The Louis Vuitton Foundation is home to 200 masterpieces from New York’s famous Museum of Modern Art, showing the very best of this institution, which has constantly looked to the avant-garde since its creation in 1929. A magnificent journey through the heart of 20th and 21st-century art history.
MoMa better? This is almost what the Louis Vuitton Foundation proposes in Paris, where some of the greatest masterpieces of the New York museum are concentrated during an exhibition. A feat. Because they are not always presented at the same time for conservation or loan reasons. And it’s fun! Not only because many of these paintings, photos, sculptures, videos, posters, objects or installations offer the quintessence of the work of those who have imagined them. But also because they all unfold with elegance the history of modern and contemporary art, the relationship of the United States to it, and the events that have marked this country.
Exceeding the limits
The first room sets the tone. There is here a dazzling Bather of Cézanne (1885), The bird in Brancusi’s bronze space (1928) as light as a feather, The house near Hopper’s ferrous voice (1925) from which oozes a solitude of the heaviest. Not to mention the steel balls and suspension springs (1934) from the industry, Lime Kiln Club Field Day, a 1914 film by T. Hayes Hunter and Edwin Middleton on racial issues, Walker Evans (1903-1975) prints (1903-1975) acquired in 1938. Indeed, since its opening in 1929, MoMa wanted to “go beyond the narrow limits of painting and sculpture” to open up to pluridisciplinarity and thus to the 7th art, design, graphics and photography. It is the presence of the latter medium that amazes most by its quality and quantity, as the MoMa was the first museum in the world to be interested in it and to buy extremely recent works by photographers known only to their peers, whether Edward Weston (1886-1958), Lisette Model (1901-1983) or more recently Cindy Sherman.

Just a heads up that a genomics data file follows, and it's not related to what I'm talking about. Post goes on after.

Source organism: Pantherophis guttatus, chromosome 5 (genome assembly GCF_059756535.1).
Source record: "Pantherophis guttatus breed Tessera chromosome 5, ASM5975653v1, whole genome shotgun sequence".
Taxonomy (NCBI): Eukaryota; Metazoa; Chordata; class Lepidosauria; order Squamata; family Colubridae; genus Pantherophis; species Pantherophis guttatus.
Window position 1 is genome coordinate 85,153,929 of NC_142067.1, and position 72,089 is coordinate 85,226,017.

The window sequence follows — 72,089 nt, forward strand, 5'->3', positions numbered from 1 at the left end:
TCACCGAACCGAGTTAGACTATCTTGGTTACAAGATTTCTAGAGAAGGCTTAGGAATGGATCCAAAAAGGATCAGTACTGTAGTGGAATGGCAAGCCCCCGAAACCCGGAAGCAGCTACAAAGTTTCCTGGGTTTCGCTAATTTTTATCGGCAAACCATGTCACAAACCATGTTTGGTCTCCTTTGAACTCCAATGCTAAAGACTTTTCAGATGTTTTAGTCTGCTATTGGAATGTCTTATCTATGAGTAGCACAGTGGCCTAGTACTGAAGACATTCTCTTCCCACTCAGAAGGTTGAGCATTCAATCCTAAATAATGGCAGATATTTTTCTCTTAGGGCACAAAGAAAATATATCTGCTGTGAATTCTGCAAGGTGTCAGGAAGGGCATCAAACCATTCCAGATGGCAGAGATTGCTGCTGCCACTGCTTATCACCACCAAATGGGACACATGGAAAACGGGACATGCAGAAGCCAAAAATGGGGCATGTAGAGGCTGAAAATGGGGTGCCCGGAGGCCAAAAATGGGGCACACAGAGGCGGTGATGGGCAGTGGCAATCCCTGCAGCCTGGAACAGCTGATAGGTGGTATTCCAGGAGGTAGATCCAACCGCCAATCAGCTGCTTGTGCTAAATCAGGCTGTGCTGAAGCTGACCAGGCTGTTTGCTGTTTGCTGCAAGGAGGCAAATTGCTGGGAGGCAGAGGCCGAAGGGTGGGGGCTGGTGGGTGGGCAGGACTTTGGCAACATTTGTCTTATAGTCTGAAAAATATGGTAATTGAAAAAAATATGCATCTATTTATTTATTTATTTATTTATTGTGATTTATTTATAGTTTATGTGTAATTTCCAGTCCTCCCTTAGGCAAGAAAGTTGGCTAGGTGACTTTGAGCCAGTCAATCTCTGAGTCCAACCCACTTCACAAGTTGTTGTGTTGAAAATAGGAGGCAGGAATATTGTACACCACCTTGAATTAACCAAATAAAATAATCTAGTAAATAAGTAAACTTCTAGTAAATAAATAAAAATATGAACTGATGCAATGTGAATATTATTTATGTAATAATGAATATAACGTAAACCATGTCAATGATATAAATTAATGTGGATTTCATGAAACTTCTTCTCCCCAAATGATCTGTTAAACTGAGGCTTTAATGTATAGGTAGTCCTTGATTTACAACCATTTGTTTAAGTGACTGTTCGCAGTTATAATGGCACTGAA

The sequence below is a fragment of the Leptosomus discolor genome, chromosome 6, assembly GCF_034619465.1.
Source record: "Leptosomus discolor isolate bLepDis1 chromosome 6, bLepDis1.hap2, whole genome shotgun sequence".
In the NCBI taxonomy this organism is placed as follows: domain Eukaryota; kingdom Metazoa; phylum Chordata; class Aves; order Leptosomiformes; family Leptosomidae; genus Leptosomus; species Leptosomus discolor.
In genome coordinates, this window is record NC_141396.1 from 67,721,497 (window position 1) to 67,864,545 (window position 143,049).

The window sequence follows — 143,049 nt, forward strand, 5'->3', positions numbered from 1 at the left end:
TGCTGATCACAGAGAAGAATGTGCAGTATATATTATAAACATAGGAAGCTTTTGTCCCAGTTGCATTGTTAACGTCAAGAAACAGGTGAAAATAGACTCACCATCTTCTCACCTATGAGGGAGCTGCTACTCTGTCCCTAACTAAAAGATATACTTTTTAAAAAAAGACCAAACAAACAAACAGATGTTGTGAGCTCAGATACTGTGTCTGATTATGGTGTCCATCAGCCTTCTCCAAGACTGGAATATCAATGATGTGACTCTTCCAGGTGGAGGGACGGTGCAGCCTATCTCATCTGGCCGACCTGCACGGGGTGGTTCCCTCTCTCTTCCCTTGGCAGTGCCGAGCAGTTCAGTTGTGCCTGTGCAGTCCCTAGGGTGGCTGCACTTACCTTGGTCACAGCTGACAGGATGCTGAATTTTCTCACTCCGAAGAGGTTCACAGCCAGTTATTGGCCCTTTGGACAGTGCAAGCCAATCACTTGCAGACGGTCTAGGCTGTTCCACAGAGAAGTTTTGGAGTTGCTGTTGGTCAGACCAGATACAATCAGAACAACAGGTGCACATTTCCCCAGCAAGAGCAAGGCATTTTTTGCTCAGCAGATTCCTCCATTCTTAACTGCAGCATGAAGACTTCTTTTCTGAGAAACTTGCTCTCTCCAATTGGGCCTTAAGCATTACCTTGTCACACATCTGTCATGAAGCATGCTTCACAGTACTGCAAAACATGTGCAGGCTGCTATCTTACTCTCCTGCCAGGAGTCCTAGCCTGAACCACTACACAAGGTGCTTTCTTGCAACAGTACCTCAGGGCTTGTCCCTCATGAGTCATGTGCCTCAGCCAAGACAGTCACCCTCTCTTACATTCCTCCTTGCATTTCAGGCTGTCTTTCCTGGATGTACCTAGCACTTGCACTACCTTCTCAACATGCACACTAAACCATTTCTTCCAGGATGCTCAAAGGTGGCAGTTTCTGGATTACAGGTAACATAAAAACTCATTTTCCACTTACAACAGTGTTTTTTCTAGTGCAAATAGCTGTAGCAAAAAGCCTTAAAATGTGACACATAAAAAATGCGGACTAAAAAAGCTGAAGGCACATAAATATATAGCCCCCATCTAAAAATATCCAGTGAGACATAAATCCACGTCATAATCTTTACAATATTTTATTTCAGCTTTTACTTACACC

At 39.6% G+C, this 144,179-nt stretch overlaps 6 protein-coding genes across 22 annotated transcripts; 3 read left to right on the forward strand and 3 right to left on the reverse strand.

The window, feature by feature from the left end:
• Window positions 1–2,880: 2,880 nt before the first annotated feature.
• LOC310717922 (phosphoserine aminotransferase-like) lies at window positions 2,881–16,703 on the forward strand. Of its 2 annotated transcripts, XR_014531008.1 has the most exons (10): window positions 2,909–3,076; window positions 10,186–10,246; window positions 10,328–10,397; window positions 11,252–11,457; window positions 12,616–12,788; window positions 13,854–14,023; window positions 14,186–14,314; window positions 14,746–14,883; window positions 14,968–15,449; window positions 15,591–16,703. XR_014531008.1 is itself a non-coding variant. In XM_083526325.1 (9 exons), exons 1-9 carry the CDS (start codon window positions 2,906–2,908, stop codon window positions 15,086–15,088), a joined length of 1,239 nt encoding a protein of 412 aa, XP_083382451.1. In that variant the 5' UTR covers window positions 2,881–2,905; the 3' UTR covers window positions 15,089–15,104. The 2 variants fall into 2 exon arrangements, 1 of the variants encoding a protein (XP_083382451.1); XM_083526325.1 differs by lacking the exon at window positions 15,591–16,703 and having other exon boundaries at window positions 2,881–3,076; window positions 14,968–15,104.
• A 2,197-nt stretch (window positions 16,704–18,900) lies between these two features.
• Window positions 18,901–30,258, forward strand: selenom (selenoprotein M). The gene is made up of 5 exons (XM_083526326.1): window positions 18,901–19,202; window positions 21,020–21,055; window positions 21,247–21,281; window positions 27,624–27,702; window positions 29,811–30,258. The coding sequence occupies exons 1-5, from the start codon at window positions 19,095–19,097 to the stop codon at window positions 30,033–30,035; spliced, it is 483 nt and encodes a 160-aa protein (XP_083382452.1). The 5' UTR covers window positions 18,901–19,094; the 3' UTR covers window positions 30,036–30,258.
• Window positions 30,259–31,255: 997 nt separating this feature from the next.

Even more surprising are these constructivist posters saturated with red and workers’ photos. Designed by Latvia’s Gustav Klutsis (1895-1938) in 1930 to praise the Soviet regime, they entered the MoMa collections barely seven years later.
Resolutely turned towards the avant-garde
With the exception of Edward Hopper, only European artists were allowed to be named before the Second World War. And the best, the New York museum is resolutely turned towards the avant-garde of its time at a time when no European institution would have dared spend a penny for German expressionists like Kirshner or Surrealists like Magritte.
After 1945, however, Paris lost its status as art capital to Manhattan. America triumphs as much as its artists, as shown by the second part of the exhibition from which the French are rightly absent. The genius then explodes in the paintings of abstract expressionists, Rothko and Pollock in the lead or with the masters of Pop Art. This does not prevent the country from being caught up with its demons, whether it is the Vietnam war or the racial issue that David Hammons, for example, deals within his black, red and green African-American flag.